Novel Neuroprotectant Reduces Stroke During Aneurysm Repair

Megan Brooks

October 09, 2012

October 9, 2012 — In a phase 2 study, the experimental neuroprotectant NA-1 (NoNO Inc, Etobicoke, Ontario, Canada) reduced the number of iatrogenic embolic strokes in patients undergoing endovascular repair of a ruptured or unruptured intracranial aneurysm and appeared to be safe.

Findings from the Evaluating Neuroprotection in Aneurysm Coiling Therapy (ENACT) trial provide evidence that tissue neuroprotection is "achievable and measurable" in patients with acute ischemic stroke, Michael D. Hill, MD, from the Hotchkiss Brain Institute, University of Calgary, Alberta, Canada, and colleagues say.

"Our findings lend support to strong preclinical evidence in rodents and in old-world primates that indicate that neuroprotection with NA-1 is feasible, and warrants controlled trials in patients with acute ischemic stroke," they conclude.

Their findings were published online October 8 in Lancet Neurology.

A Door Reopens

NA-1, also known as Tat-NR2B9c, is an inhibitor of PSD-95, a postsynaptic scaffolding protein that links N-methyl-D-aspartic acid glutamate receptors to neurotoxic signaling pathways. NA-1 disrupts these links and inhibits stroke damage.

"After two decades of negative human trials in the neuroprotection area, this is the first one with serious promise to show a true effect in human ischemic stroke," Dr. Hill said in an email to Medscape Medical News.

In a linked comment published with the study, Markku Kaste, PhD, from Helsinki University Central Hospital in Finland, writes that "[a]fter so many trials in the search for a neuroprotective agent failed to improve the outcome of patients with ischaemic stroke, nihilism began to spread and the door to finding such a drug seemed to be closing." He concludes, "The door is now reopening for new neuroprotection trials in stroke."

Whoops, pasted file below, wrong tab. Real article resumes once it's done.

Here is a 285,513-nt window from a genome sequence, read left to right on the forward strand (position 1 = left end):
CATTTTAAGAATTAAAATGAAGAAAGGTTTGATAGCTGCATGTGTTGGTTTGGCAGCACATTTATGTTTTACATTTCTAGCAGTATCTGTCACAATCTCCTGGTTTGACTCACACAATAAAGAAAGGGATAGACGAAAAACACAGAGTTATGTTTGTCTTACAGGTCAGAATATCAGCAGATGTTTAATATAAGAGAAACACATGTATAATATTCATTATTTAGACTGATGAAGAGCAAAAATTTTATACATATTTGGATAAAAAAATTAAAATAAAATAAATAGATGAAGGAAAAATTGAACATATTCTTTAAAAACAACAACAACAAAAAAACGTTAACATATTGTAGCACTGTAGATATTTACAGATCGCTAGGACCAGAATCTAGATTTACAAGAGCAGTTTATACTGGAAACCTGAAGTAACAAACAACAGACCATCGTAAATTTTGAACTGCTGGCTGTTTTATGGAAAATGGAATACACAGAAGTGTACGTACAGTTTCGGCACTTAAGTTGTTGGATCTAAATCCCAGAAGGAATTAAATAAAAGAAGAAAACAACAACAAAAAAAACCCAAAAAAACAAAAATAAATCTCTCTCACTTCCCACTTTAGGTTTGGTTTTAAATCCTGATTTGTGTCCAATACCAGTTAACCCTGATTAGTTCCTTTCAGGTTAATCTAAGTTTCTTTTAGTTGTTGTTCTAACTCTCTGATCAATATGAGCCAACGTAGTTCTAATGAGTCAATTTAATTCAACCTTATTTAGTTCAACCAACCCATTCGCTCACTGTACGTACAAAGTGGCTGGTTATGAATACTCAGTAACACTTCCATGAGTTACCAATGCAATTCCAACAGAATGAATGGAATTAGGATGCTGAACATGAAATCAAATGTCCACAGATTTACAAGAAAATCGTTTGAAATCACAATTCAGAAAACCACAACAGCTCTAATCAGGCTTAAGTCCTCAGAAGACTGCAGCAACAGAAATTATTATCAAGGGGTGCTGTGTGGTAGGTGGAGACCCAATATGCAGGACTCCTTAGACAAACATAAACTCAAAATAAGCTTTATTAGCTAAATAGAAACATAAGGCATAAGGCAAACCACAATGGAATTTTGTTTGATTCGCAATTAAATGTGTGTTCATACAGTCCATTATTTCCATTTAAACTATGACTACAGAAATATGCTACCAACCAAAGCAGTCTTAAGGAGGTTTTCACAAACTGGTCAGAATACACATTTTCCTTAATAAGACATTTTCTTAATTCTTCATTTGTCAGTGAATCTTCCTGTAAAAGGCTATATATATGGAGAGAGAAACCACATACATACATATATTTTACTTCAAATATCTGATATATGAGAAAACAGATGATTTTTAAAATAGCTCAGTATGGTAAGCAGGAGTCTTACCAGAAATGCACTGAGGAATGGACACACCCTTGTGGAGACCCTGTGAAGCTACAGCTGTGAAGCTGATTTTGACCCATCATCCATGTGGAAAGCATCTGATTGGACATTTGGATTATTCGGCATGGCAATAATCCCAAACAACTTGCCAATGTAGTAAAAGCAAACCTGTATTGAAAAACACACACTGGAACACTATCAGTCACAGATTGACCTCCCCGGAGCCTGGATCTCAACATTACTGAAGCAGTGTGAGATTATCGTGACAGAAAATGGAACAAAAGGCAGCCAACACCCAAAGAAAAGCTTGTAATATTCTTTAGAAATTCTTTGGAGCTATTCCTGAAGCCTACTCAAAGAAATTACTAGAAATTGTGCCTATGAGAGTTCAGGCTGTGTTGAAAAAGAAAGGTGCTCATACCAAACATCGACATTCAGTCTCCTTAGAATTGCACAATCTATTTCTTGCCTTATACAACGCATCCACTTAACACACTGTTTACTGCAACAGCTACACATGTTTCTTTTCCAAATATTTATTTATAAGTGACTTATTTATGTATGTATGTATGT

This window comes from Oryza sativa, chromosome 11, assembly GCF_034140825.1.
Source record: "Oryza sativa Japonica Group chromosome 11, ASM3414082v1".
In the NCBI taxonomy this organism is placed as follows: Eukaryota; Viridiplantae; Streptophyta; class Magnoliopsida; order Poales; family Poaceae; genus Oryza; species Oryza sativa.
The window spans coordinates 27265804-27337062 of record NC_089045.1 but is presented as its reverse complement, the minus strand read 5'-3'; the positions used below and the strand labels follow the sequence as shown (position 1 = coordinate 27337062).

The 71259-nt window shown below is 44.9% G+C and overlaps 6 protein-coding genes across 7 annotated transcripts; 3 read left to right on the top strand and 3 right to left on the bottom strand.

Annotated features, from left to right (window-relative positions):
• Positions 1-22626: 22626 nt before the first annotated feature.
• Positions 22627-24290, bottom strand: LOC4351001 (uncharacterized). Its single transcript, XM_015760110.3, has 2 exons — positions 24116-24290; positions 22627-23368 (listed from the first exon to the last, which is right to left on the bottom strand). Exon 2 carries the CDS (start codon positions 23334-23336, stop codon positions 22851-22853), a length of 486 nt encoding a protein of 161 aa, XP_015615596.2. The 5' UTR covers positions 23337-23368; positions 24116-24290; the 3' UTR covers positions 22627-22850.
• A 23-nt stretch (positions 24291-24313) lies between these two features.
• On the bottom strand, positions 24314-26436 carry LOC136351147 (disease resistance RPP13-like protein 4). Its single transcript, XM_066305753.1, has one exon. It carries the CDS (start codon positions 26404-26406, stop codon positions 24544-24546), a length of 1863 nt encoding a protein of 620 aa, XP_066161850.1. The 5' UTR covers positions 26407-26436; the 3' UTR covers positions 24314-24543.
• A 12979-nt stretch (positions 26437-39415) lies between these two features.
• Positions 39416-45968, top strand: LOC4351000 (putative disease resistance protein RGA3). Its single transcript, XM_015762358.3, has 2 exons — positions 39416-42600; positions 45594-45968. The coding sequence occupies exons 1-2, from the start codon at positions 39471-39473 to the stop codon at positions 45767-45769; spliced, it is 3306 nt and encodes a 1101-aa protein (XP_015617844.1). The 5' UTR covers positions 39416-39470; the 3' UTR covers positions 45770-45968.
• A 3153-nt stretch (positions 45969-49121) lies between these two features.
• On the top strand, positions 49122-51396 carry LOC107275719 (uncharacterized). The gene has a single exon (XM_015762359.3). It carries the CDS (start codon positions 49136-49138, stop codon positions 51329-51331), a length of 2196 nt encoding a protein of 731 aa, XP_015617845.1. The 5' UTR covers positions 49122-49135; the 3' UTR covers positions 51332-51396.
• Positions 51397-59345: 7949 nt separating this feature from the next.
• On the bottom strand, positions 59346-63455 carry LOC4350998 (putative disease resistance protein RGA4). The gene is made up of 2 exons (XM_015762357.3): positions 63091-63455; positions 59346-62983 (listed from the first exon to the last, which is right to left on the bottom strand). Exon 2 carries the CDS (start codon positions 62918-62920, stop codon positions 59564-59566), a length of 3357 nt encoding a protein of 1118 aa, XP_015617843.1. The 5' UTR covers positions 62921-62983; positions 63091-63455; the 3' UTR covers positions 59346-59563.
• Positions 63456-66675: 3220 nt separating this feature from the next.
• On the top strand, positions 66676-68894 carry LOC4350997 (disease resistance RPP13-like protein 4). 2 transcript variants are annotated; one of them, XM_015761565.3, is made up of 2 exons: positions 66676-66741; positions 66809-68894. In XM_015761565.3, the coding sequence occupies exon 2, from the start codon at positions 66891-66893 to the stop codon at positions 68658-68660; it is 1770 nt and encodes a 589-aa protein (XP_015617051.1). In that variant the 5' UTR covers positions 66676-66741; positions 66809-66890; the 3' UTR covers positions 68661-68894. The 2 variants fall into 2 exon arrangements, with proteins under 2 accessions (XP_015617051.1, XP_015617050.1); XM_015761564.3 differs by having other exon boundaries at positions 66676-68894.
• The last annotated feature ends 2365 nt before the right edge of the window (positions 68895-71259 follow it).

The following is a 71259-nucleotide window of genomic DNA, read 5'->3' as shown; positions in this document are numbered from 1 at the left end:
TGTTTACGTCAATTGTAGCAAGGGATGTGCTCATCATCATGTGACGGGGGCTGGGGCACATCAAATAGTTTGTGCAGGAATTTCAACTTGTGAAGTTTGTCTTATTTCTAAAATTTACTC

Most patients undergoing endovascular intracranial aneurysm repair show small, embolic, procedurally induced ischemic strokes on magnetic resonance imaging (MRI). The ENACT trial focused on this population of patients.

The trial enrolled patients aged 18 years and older who had a ruptured or unruptured intracranial aneurysm amenable to endovascular repair from 14 hospitals in Canada and the United States. A total of 197 patients were randomly allocated to receive an intravenous infusion of NA-1 or saline control at the end of the repair procedure. The primary outcome was safety, and primary clinical outcomes were the number and volume of new ischemic strokes defined by MRI performed 12 to 95 hours after infusion.

Twelve patients didn't receive treatment because they were found to be ineligible after random assignment, leaving a modified intention-to-treat population of 185 patients (92 in the NA-1 group and 93 in the placebo group). All but 1 patient completed postprocedure MRI.

Compared with placebo recipients, NA-1–treated patients had fewer new brain infarctions, as detected by both diffusion-weighted MRI (adjusted incidence rate ratio, 0.53; 95% confidence interval [CI], 0.38 - 0.74) and fluid-attenuated inversion recovery MRI (adjusted incidence rate ratio, 0.59; 95% CI, 0.42 - 0.83). Overall, ischemic lesion volume did not differ between the groups.

In secondary subgroup analyses, patients with ruptured aneurysms who received NA-1 had smaller new infarcts and a more favorable 30-day National Institutes of Health Stroke Scale (NIHSS) score (0 to 1) than did patients with ruptured aneurysms who received placebo. A nonsignificant trend for better 30-day functional outcome (modified Rankin score, 0 to 2) was also seen in the NA-1 group.